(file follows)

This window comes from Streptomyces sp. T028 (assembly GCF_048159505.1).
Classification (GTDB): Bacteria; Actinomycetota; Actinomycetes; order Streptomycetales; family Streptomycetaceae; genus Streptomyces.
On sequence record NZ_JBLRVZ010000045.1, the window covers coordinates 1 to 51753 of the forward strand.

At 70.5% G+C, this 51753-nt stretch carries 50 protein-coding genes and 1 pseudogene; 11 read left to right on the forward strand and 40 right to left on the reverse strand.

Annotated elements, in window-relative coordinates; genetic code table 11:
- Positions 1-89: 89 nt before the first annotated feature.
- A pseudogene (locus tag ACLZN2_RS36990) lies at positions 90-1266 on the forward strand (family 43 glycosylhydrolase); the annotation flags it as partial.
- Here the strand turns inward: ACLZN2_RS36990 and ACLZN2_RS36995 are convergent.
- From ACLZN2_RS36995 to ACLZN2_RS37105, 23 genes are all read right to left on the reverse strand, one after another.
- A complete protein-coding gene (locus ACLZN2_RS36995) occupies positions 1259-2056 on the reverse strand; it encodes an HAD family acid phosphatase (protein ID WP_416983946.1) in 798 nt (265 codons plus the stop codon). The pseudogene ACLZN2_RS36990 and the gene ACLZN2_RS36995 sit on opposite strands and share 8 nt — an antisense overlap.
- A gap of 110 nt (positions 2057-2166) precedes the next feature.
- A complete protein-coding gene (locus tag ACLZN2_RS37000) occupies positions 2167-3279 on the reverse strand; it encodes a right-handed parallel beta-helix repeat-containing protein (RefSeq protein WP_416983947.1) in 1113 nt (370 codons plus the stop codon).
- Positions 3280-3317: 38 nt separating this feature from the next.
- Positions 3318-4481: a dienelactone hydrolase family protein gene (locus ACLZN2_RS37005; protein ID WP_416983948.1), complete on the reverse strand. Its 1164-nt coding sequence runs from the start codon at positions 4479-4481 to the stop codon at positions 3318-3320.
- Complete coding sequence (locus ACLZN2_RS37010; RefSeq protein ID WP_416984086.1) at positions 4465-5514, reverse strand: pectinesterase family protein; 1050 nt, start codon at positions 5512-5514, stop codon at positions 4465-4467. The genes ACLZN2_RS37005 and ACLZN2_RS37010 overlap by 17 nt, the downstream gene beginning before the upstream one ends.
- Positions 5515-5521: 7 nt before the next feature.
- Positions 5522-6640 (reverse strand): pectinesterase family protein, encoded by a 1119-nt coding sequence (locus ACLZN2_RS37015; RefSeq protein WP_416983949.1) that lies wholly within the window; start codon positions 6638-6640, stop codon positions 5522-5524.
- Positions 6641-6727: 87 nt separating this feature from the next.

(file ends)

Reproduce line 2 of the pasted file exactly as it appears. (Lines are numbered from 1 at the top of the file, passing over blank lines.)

Classification (GTDB): Bacteria; Actinomycetota; Actinomycetes; order Streptomycetales; family Streptomycetaceae; genus Streptomyces.